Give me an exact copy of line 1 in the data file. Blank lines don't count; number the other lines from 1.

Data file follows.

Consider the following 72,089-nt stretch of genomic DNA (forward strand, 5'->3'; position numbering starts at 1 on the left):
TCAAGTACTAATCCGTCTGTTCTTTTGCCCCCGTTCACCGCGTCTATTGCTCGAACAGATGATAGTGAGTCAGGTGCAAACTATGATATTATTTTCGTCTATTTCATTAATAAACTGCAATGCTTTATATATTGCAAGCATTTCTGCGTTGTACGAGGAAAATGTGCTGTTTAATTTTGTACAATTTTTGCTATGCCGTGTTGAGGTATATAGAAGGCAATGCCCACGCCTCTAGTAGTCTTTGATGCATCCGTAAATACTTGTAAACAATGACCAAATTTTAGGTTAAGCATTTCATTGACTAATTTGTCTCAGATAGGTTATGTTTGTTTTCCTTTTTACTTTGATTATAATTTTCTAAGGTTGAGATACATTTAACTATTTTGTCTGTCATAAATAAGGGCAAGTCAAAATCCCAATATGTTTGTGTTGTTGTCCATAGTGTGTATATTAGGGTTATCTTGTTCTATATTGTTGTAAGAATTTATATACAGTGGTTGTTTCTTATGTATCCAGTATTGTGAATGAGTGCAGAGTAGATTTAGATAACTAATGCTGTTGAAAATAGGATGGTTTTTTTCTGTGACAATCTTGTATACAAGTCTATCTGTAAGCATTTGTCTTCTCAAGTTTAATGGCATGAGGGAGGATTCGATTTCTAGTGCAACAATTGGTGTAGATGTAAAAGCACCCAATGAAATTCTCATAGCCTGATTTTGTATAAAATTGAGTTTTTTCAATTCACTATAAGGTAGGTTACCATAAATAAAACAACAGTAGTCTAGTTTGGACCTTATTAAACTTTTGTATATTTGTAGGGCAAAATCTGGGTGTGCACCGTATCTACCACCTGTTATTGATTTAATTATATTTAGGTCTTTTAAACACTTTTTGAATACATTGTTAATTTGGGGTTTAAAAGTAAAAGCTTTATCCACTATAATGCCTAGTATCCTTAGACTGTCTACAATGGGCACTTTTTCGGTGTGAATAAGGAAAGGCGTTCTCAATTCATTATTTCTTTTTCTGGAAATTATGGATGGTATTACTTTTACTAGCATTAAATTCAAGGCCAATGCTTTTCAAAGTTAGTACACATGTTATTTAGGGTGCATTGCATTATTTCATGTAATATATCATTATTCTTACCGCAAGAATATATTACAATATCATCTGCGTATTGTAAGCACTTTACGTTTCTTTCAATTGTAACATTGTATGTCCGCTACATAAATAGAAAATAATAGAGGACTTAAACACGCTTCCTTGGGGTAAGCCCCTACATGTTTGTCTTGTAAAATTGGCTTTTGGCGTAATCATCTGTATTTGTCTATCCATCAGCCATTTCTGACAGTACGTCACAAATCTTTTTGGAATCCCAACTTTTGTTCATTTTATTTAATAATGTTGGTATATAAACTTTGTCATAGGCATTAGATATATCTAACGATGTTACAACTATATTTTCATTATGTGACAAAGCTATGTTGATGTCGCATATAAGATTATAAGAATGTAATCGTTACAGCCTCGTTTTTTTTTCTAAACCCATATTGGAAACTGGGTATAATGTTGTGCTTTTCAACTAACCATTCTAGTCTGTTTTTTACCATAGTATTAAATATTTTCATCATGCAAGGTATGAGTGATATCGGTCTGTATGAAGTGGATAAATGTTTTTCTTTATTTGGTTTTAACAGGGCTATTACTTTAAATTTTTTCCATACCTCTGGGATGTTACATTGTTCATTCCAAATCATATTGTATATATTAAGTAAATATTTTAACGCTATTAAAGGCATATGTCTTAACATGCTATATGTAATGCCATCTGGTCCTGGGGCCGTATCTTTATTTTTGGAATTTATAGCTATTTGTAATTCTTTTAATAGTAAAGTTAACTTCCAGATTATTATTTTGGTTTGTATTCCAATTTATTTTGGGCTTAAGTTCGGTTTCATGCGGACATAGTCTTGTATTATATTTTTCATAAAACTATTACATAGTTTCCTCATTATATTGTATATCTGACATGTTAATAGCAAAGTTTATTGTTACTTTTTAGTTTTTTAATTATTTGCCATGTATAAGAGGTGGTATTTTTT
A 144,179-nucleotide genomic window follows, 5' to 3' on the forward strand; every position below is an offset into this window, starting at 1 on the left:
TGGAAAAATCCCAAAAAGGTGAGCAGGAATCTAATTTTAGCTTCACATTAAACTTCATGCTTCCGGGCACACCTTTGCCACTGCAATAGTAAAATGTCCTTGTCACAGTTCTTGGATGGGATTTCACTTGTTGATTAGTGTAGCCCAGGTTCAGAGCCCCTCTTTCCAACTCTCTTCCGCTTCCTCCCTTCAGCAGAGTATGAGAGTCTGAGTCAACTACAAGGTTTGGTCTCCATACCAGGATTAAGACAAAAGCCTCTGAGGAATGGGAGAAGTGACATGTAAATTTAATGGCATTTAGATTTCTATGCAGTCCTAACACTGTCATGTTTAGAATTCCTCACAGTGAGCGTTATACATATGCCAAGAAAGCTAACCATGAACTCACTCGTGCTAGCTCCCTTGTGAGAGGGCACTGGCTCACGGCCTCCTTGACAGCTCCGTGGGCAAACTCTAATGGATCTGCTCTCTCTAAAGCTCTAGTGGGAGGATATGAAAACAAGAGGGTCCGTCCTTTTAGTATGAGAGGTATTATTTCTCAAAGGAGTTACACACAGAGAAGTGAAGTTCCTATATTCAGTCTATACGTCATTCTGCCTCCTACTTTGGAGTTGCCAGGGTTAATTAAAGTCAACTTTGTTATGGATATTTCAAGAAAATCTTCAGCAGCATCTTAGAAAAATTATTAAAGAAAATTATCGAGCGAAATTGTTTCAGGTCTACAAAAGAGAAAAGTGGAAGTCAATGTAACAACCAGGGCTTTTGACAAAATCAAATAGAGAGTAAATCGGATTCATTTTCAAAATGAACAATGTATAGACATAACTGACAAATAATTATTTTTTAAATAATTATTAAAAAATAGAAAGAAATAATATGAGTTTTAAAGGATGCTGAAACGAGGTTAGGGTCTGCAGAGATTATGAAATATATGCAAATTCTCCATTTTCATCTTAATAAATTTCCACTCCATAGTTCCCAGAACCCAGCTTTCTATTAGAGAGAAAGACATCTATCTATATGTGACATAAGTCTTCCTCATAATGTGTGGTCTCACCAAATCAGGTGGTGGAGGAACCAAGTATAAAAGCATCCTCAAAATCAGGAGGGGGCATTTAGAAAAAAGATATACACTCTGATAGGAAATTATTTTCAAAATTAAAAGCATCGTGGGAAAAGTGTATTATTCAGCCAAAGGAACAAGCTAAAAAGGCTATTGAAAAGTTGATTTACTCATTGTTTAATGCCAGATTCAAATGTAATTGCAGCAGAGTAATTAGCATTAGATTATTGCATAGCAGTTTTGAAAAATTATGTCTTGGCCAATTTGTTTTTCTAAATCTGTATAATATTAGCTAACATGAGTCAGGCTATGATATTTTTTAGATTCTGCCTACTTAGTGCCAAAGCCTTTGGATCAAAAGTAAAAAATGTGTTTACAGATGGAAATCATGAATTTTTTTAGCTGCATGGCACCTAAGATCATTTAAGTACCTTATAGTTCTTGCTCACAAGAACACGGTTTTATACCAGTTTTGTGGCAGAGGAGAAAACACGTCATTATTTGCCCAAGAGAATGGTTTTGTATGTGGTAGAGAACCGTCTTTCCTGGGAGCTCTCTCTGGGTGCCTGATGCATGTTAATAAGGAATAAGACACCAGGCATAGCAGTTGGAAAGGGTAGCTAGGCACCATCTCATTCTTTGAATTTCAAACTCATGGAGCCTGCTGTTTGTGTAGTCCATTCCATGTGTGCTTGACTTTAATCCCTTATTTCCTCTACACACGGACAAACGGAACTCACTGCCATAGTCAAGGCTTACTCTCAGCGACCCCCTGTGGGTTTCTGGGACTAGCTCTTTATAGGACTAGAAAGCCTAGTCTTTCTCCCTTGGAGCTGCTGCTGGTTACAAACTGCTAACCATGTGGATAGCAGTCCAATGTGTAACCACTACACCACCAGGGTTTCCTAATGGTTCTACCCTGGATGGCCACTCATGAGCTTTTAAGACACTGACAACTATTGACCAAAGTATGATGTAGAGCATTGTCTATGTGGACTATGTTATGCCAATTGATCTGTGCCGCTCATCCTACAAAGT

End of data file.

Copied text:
Consider the following 72,089-nt stretch of genomic DNA (forward strand, 5'->3'; position numbering starts at 1 on the left):